Emergency law seeking to stop next terror release

It has been reported that ministers are trying to pass emergency legislation to block the automatic early release of convicted terror offenders before the next prisoner is freed.

42-year-old Mohammed Zahir Khan is due to be released in three weeks time, on 28 February, allowing for time spend on remand, having served half his sentence for encouraging terrorism. He was arrested in 2017 and given a four-and-a-half year sentence in May 2018 after pleading guilty. He had admitted a charge of distributing material designed to incite religious hatred after calling for Shia Muslims to be burnt alive.

At the time of Khan’s sentencing police said: “Khan openly disseminated material over the internet that promoted terrorism and hatred of others.”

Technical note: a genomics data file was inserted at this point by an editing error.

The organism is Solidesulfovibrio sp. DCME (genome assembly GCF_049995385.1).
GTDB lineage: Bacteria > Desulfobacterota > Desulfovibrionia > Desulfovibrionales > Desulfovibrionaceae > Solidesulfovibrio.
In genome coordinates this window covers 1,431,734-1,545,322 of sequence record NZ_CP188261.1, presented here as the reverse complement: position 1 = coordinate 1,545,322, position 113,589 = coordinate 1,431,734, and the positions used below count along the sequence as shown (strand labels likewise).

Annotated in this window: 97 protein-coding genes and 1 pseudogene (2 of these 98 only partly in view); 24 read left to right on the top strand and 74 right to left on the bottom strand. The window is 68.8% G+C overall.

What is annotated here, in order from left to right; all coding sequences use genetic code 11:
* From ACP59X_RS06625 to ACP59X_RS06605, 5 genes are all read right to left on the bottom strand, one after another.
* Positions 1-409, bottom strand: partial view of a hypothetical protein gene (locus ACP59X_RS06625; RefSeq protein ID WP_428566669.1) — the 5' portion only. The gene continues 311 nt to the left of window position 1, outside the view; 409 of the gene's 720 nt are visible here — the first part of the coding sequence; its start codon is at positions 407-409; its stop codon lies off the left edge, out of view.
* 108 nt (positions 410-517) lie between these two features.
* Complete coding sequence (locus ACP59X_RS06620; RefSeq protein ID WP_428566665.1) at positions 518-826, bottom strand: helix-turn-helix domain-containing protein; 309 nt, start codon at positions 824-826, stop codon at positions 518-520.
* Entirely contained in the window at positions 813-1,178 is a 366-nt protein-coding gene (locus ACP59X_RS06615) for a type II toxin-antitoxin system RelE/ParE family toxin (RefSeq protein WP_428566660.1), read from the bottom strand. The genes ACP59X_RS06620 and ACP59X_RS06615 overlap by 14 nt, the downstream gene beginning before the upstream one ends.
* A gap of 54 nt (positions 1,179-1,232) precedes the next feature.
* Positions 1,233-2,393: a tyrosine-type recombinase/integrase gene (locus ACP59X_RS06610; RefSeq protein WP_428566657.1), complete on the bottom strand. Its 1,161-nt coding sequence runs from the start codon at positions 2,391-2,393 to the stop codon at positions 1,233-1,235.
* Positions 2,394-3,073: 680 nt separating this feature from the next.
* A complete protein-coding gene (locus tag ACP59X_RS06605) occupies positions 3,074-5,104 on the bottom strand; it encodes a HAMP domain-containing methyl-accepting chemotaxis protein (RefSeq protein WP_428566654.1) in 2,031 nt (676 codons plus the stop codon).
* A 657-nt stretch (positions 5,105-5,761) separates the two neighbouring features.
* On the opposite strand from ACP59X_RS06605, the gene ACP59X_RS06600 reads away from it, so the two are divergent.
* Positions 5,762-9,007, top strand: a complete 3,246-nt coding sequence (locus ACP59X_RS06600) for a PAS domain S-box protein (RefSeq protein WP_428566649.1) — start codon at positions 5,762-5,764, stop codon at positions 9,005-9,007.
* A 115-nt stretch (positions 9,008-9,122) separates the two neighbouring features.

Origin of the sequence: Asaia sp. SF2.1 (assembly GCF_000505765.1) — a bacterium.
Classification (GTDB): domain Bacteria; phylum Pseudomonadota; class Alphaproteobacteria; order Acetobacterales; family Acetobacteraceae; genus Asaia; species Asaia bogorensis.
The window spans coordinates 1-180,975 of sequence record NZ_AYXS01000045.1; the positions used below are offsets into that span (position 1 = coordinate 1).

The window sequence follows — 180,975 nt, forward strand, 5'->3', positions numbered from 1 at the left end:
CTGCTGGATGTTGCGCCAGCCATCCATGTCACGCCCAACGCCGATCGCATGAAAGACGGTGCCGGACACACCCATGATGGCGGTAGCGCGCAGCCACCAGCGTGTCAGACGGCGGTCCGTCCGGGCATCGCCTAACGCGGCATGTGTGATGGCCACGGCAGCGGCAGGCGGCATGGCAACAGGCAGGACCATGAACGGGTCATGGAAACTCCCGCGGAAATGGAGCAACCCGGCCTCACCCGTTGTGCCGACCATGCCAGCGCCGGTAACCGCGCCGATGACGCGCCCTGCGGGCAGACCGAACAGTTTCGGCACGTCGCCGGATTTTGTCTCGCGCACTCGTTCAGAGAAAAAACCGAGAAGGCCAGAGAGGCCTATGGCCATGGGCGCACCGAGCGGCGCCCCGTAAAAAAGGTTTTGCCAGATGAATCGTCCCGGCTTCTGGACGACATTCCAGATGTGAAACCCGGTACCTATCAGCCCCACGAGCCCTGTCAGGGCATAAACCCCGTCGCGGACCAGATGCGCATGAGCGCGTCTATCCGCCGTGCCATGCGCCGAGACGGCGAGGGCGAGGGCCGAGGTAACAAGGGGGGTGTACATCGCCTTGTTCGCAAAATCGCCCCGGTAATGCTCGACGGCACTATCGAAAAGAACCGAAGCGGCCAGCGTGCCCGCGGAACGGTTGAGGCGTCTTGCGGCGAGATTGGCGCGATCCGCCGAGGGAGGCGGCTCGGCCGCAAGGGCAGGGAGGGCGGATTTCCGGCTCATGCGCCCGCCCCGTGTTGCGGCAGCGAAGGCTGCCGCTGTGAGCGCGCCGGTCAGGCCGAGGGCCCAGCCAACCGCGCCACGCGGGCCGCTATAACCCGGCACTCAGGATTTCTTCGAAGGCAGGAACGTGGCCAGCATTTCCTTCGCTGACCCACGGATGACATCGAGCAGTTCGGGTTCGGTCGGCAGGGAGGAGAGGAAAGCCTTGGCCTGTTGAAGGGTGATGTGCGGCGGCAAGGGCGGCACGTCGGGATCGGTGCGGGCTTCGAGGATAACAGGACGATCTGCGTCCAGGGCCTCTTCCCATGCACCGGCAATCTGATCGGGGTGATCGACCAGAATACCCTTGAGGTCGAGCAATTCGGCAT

Now, following two attacks in recent months by men convicted of terror offences, it is believed that legislation will be introduced to the Commons, despite a likely legal battle over unlawfully postponing a prisoner’s release until the Parole Board has given its approval.

Lord Carlile, the former independent reviewer of terror legislation, has said that blocking early release ‘may be in breach of the law’, while the Law Society of England and Wales said it could lead to more prisoners appealing against their sentences.

As well as Zahir Khan, five more offenders on the same type of sentence are set to be freed in March, a higher estimate than that recently by the Henry Jackson Society.


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